The Influence of Changing Conservation Paradigms on Identifying Priority Protected Area Locations

The Influence of Changing Conservation Paradigms on Identifying Priority Protected Area Locations

Alan Grainger (University of Leeds, UK)
DOI: 10.4018/978-1-60960-619-0.ch014
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Abstract

Conservation planning for climate change adaptation is only one in a long sequence of conservation paradigms. To identify priority locations for protected areas it must compete with three other contemporary paradigms: conservation of ecosystem services, optimizing conservation of ecosystem services and poverty alleviation, and reducing carbon emissions from deforestation and forest degradation. This chapter shows how conservation paradigms evolved, discusses the merits of different approaches to modelling potential impacts of climate change on biodiversity, and describes the hybrid BIOCLIMA model and its application to Amazonia. It then discusses conservation planning applications of the three other contemporary paradigms, illustrated by examples from Amazonia and Kenya. It finds that rapid paradigm evolution is not a handicap if earlier paradigms can be nested within later ones. But more sophisticated planning tools are needed to identify optimal locations of protected areas when climate is changing, and to use protection to mitigate climate change. These should encompass the complex interactions between biodiversity, hydrological services, carbon cycling services, climate change, and human systems.
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2. Conservation Planning And Biodiversity

Conservation planning paradigms in the tropics have evolved rapidly in the last 50 years, superseding the ‘recreational’ paradigm that dominated conservation since its birth in temperate countries in the nineteenth century (Adams, 2008).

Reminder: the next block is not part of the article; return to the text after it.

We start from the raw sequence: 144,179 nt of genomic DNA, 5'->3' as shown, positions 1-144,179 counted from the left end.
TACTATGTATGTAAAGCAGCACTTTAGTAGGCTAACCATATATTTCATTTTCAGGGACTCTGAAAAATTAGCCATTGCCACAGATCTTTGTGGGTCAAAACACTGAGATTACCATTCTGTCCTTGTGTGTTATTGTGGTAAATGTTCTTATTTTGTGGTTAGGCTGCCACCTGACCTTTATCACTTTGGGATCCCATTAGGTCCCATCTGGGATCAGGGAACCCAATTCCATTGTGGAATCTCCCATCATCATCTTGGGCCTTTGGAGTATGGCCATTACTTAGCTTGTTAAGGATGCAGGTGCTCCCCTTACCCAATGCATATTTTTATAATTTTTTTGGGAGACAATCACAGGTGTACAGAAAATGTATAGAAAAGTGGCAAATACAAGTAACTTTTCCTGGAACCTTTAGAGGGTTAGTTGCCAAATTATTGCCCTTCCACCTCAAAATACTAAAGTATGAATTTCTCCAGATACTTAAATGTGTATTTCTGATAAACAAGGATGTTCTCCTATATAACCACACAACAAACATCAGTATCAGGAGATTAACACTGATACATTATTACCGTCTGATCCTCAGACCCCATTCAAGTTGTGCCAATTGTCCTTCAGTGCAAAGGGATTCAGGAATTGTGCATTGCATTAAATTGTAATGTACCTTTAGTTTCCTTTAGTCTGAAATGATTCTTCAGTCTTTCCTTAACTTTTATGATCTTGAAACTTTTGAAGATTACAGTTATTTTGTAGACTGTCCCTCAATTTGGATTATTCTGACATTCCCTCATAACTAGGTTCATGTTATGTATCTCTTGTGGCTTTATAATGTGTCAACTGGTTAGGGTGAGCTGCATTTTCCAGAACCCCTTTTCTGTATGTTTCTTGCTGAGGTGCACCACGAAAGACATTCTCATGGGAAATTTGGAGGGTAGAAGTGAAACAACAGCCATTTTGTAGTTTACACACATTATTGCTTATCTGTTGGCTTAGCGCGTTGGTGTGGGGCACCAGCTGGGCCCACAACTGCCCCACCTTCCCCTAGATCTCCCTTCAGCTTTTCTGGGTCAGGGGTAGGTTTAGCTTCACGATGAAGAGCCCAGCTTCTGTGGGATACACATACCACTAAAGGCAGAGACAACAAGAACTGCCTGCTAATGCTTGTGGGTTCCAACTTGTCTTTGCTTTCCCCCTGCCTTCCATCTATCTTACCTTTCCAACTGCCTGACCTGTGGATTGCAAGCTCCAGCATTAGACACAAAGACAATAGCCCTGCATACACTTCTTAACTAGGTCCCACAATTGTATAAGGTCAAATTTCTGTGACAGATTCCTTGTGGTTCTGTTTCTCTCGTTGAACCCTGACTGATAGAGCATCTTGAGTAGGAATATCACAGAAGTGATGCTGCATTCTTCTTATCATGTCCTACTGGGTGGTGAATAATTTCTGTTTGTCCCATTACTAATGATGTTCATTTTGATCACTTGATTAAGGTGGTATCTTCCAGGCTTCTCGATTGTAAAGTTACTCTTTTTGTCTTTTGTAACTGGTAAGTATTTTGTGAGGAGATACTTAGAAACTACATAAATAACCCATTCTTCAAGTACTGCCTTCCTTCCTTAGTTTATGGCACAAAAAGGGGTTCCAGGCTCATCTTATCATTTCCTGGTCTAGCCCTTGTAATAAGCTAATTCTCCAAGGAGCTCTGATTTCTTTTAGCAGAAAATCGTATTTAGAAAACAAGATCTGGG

Conservation in the 1960s generally followed the ‘reservation’ paradigm. The boundaries of national parks and other protected areas were legally identified, local people were excluded from using them, and the general public were allowed varying degrees of access for recreation. Criteria used to select where to site protected areas included size, remoteness, natural beauty and the need to maintain the habitats of threatened animal species. The latter was assisted by regular publication of (‘Red’) lists of threatened species by the International Union for the Conservation of Nature (IUCN) (Vie et al., 2008).

In the 1970s, a new ‘conservation and development’ paradigm became widely accepted, since social exclusion had not improved protection on the ground. In 'biosphere reserves', established within the Man and Biosphere Programme (MAB) of the UN Educational, Scientific and Cultural Organization, core protected areas were surrounded by ‘buffer zones’ of strictly limited use, negotiated with local people (Batisse, 1990). Funds were also made available to improve the productivity of adjacent areas designated for sustainable use.

In 1980 a ‘globally structured’ paradigm was advocated by the IUCN World Conservation Strategy (WCS). Each country was now advised to protect representative areas of key ecosystems and concentrations of endemic species, to ensure that globally important species and all of the world’s major ecosystem types would be sustained in some form (IUCN, 1980).

The ‘globally structured’ paradigm marked the switch from paradigms initiated solely by practitioners to those which also draw on scientific knowledge. This trend continued with the ‘hot spots’ paradigm, which recognized that it was not possible to give equal priority to every area of high conservation values. Funds were limited and, given the perceived speed of tropical deforestation (Grainger, 1980), time was short. So it was important to focus on ‘hot spots’ - areas with high densities of endemic or rare species that were severely threatened by habitat (usually forest) destruction (Myers, 1988). This was, unusually, a hybrid paradigm which combined conservation value and rate of habitat destruction.

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